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"Why would you ever need to go abroad when you've got views like this? " We also meet Richard Scrivener
on 4 July 2014
Terry Abraham's stunningly photographed film about a year in the life of England's highest mountain (3,209 feet), situated in the Wasdale Valley of Cumbria, focuses equally on the breathtaking landscapes of Scafell Pike (pronounced "Scaw-fell") and its nearby fells, and on the people--and sheep--that populate it. Abraham explores the mountain through the seasons, capturing numerous views of its majestic peaks and valleys, as well as farmers, rangers for the National Trust, fellrunners, a volunteer mountain rescue team, mountain guides, writers, photographers, broadcasters, together with lots of ordinary folk determined to make it to the top. The film is framed at the beginning and end by shepherdess Alison O'Neill, who introduces us to this "huge stairway to heaven made of rock," and explains how the valley created its own dialect, with locals still saying "aye," "nowt," and "that'll do" in their everyday dealings.
We meet Carey Davis, the British Mountaineering Council's "hill walking officer"--a job title ripe for mention in the New Yorker's "There'll Always be an England" feature. Davies tells us of the "Three Peak Challenge," which involves climbing Ben Nevis, Scafell Pike, and Snowden in 24 hours (he doesn't approve of covering this much ground so quickly). He shows us National Trust rangers maintaining the pathways by disassembling unauthorized cairns and moving boulders to re-define the pass surfaces. "Look at the views--they're to die for!" he marvels. "Why would you ever need to go abroad when you've got views like this?" We also meet Richard Scrivener, a Wasdale farmer who points out to walkers and climbers the crucial role of the native sheep in the appearance of the Lake District: "Take a moment of your time and look around you and see why it looks the way it does . . . that's because of the Herdwick sheep and the generations of farmers that have farmed these valleys and these fells . . ."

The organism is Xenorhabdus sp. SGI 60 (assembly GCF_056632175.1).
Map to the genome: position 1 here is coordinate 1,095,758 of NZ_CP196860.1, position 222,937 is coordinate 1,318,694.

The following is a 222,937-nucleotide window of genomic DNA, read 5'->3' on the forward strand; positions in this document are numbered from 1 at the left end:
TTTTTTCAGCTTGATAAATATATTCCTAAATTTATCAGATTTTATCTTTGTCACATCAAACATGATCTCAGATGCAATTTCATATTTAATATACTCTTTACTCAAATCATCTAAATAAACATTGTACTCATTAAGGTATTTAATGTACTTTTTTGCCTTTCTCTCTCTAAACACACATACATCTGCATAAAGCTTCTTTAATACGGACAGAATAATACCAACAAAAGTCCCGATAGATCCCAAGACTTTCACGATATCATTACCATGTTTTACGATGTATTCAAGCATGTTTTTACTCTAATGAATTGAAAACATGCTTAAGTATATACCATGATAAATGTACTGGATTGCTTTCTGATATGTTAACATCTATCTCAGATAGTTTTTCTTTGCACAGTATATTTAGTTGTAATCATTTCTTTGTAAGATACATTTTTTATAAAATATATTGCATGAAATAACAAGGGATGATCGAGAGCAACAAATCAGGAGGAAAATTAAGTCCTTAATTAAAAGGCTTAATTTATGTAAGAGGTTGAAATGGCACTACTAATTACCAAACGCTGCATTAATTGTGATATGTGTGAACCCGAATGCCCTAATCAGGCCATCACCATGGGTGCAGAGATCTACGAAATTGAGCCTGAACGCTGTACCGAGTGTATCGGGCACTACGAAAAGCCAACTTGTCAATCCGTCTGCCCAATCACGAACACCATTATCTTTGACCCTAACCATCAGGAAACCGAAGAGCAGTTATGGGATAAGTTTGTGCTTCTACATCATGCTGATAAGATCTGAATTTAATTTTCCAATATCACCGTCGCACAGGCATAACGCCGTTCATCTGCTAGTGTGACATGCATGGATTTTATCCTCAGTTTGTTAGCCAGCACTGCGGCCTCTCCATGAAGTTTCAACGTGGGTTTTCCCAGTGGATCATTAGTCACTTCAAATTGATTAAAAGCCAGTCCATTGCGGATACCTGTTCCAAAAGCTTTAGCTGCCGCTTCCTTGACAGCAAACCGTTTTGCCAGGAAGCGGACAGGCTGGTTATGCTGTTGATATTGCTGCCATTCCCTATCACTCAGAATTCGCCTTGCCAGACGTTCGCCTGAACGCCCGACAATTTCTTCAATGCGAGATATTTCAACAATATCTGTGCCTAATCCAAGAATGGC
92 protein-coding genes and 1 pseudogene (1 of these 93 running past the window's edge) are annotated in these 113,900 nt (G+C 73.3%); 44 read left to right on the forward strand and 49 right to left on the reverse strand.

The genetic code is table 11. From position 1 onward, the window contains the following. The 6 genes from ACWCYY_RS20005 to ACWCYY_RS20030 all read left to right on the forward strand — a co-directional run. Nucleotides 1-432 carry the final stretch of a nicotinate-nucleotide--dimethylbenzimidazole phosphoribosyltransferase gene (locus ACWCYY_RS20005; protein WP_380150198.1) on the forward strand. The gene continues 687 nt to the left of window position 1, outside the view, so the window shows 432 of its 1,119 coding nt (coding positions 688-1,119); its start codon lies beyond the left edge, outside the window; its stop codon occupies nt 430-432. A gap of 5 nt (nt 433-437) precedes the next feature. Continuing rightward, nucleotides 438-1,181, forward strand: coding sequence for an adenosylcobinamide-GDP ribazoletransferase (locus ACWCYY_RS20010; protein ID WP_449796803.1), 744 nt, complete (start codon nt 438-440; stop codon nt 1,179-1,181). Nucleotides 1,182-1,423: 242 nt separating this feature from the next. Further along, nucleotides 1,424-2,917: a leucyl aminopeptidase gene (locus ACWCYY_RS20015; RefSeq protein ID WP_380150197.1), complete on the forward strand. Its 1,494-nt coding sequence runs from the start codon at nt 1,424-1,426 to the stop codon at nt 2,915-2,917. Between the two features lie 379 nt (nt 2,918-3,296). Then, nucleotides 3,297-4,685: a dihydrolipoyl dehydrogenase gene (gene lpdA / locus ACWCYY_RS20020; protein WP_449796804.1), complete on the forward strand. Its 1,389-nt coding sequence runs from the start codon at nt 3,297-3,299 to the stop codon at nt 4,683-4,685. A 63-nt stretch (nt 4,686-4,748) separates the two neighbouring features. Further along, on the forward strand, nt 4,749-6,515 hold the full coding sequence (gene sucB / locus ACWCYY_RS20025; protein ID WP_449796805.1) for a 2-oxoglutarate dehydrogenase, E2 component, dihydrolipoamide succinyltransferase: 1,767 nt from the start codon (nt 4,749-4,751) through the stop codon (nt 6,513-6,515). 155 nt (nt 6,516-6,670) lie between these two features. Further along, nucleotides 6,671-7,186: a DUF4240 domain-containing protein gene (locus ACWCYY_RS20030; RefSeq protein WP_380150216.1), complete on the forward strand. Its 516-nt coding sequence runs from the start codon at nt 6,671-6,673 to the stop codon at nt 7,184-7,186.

One of the more fascinating segments of the film is a look at the volunteer Wasdale Mountain Rescue Team, equipped with ambulances, a helicopter, and various kinds of rescue equipment, to come to the aid of climbers who run into serious trouble on the mountain. The MRT has handled everything from fatalities to twisted ankles to a missing cow. But they're starting to draw the line at people who through their own lack of planning and proper equipment (a compass and a good map may be worth considering when planning a mountain hike), find themselves hopelessly lost when it's getting dark. Increasingly, such clueless types will have to spend the night on the mountain and wait until morning before the rescue team shows up. A former MRT team leader considers the advantages and disadvantages of mobile phones in rescue situations: on the one hand, mobile phones enable the summoning of almost immediate assistance to injured climbers, saving precious time; on the other hand, people "often rely on their phone to call for help and don't try to think their way out of a problem."